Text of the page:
[pmwiki-users] Speed up PmWiki

Thomas Bley thomas.bley at simple-groupware.de
Tue Aug 14 18:15:49 CDT 2007


Patrick R. Michaud wrote:
> ...but in the code given by PITS.00966, the value being written
> to the "cache file" is the result of MarkupToHTML(), yes?
> That would seem to imply that none of the skin, sidebar, pageaction,
> or other items are being saved in the cached .html file, and
> displaying that .html file directly would lose all skin
> and header information...?
The code may be incorrect in this case, it should save the complete page 
to a file. E.g. in 2.1.10 I used:
  $out = ob_get_contents();
But there may be better methods for doing it.

> It's very difficult to keep track of dependencies correctly --
> and I think it's unrealistic for authors to do this manually
> and reliably.  Also, if I'm reading it correctly, the approach 
> being described seems a bit backwards, in that if pages A, B, 
> and C depend on page Y, I have to keep track of that fact 
> inside of page Y.  And if I add a page D that depends on X, Y, and
> Z, I have to remember to update the (:static ...:) list in each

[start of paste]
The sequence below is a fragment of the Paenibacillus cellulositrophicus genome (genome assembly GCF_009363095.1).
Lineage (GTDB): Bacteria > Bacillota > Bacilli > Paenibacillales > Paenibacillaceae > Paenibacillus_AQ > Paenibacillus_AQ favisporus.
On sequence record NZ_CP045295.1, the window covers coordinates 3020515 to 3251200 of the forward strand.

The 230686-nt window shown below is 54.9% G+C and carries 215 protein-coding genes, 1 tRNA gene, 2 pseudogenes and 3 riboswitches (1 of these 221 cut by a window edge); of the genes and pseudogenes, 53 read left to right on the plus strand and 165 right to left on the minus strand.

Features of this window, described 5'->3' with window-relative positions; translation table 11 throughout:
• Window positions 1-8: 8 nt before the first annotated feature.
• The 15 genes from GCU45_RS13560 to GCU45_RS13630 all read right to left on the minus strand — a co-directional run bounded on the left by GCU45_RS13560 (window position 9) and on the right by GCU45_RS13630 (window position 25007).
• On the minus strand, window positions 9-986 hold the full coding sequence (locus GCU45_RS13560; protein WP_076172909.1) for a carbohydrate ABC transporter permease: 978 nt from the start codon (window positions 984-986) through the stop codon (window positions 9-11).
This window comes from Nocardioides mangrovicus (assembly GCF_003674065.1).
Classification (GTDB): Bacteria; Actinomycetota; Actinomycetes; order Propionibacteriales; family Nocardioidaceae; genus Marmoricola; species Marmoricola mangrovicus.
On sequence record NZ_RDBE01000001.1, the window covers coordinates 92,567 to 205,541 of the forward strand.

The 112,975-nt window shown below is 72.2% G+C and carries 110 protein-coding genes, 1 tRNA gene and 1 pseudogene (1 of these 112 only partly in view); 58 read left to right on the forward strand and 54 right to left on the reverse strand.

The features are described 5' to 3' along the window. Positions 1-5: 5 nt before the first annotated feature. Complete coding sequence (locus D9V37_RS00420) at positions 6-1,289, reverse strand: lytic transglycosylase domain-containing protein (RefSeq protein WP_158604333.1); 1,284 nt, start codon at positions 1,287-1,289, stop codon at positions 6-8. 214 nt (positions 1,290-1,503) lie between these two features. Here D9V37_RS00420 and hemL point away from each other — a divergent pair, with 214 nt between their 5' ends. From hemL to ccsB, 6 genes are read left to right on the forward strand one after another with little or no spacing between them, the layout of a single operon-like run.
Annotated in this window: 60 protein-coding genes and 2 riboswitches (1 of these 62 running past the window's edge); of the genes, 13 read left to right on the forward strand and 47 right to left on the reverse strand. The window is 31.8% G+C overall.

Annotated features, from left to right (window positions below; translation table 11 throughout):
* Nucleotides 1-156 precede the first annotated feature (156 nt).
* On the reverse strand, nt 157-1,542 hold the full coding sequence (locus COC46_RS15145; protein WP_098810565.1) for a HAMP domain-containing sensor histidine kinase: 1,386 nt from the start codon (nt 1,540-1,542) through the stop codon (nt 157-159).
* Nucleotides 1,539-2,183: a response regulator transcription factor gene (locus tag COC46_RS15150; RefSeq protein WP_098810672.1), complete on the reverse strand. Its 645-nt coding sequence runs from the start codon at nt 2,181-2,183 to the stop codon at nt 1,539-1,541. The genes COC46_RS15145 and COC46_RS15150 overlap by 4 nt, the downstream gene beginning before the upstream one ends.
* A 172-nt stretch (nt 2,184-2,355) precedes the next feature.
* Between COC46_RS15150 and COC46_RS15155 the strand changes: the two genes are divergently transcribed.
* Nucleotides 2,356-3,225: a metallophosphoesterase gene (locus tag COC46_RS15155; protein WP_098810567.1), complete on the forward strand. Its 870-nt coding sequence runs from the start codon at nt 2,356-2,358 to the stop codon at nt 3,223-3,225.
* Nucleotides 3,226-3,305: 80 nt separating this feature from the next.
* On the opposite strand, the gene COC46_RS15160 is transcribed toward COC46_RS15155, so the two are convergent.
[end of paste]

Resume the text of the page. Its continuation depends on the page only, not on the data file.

> of those pages.
For these complex scenarios it won't be helpful to use static caching. 
But for easy cases like page summaries (PITS, newstickers, etc.) it will 

> Part of the assumption for caching is that updates are relatively
> infrequent.  So, "costs a lot of performance" is purely relative.
Yes that's true. There are a lot of parameters that take place here. 
Number of users, number of updates, number of dependencies, etc.
That's why the (:static :) setting might be good: Users can decide on 
the own where they want to optimize. E.g. if half of the traffic goes to 
the first page, people might optimize it with a static html page and 
refresh it once every hour (:static active=on expires=hour:).
> One very important point to note about the mod_rewrite approach
> is that it completely bypasses any ability to perform authorization
> checks.  So, the code that saves the HTML version of the page needs
> to do so only if there are no page restrictions on the page.
> And any modifications to GroupAttributes need to invalidate
> all of the cached pages in the group.
In many cases, the performance problem is an uncontrolled high number of 
anonymous users (press releases, tv ads, etc.).
So taking them out of the CPU load gives more resources for the editors.

All in all I think static caching can help to improve special parts or 
even (in my case) the whole page.


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